The character Mignon in Goethe’s novel Wilhelm Meisters Lehrjahre was kidnapped from her native Italy by a troupe of traveling acrobats and subsequently rescued by the title character Wilhelm, with whom she falls in love. In “Mignon’s Lied,” Goethe tells us that she sings with “a certain solemn grandeur, as if ... she were imparting something of importance.” Liszt imbues his setting with all the passionate intensity of late Romantic music.


—Susan Youens

© 2012 The Carnegie Hall Corporation

FRANCIS POULENC
Banalités

Francis Poulenc first met Guillaume Apollinaire in late 1916; the composer, however, had already been fascinated with the great avant-garde poet’s verse for several years. In 1950, the composer told an interviewer, “I find myself able to compose music only to poetry with which I feel total contact—a contact transcending mere admiration. This quality is one I felt for the first time when I encountered the poems of Guillaume Apollinaire. That was in 1912, when I was 13.” The poet died in the great flu pandemic of 1918 when Poulenc was still a teenager, but his importance in Poulenc’s life can hardly be overstated: By 1954, the composer had set 34 songs to Apollinaire’s poetry. 

Written in 1940, this wartime set of five songs was composed shortly after Poulenc was demobilized as the result of the disgraceful treaty between Philippe Pétain (France’s head of state) and Adolf Hitler. Banalités is one of Poulenc’s most popular works; we encounter him in five different, but very characteristic moods.

Chanson d’Orkenise” is a mock folksong; nevertheless, it is filled with sophisticated nuances. The song is about a wanderer and a wagon driver—the former leaves his heart behind in the fictional town of Orkenise and the latter is bringing his heart there.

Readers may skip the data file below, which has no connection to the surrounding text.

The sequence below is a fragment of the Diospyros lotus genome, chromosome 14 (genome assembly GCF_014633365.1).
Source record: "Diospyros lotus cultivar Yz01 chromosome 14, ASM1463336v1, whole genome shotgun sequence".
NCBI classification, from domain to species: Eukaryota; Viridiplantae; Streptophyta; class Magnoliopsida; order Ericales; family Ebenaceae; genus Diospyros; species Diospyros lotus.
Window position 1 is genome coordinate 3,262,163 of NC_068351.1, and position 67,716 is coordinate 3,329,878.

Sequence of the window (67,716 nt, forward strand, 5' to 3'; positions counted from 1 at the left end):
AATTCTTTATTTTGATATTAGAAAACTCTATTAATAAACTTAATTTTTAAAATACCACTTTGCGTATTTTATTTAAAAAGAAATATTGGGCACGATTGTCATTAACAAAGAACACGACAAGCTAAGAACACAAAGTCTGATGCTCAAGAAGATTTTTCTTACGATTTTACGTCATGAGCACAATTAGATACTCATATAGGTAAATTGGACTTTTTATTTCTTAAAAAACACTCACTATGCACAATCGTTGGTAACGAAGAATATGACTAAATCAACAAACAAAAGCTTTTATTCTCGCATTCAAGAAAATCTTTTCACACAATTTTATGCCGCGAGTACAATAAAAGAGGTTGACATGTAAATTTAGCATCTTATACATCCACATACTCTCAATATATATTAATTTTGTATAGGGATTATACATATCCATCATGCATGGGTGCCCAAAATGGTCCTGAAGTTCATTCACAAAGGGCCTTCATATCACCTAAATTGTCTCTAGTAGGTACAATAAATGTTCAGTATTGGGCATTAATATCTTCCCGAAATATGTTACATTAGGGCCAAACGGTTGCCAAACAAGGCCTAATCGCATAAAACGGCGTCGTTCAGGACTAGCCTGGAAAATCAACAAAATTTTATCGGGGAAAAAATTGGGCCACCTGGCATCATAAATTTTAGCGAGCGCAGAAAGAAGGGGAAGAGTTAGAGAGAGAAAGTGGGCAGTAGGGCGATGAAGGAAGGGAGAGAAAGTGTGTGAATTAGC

Hôtel” is a musical display of utter languor. The song evokes the image of lying alone in a hotel room in a state of complete torpor, smoking a pungent French cigarette.

Apollinaire’s “Fagnes de Wallonie” features an intrinsic musicality in the poem’s blend of sounds and rhythms: “Nord / Nord / La vie s’y tord / En arbres forts / Et tors / La vie y mord / La mort / À belles dents / Quand bruit le vent.” Poulenc designs music to carry and flow around these verbal melodies.

The whirlwind of a waltz-song “Voyage à Paris” captures Poulenc’s undiluted joy upon returning to the city he loved most. “For me,” he wrote, “Paris often brings tears to my eyes and music to my ears.” Poulenc and French baritone Pierre Bernac often performed this song as a mildly malicious encore at the end of recitals.

In contrast to the madcap Parisian gaiety, “Sanglots” features Poulenc’s philosophical voice, appropriate for Apollinaire’s brooding reflection on tragic love. The poet reflects on how people throughout the ages and from all corners of the earth have suffered and died for love, from Ultima Thule (a mythical island in the North Sea) to Ophir (a fabled ancient region celebrated for its gold and gems). We, in turn, become like the dead who endured this pain before us. If these reflections are not comforting, they are beautiful when dressed in such poignant musical garb.


—Susan Youens

© 2012 The Carnegie Hall Corporation

The Song Continues… is supported by The Herman Lissner Foundation.
Professional Training Workshops are made possible, in part, by Mr. and Mrs. Nicola Bulgari and The Gladys Krieble Delmas Foundation.
This program is part of the Marilyn Horne legacy at Carnegie Hall.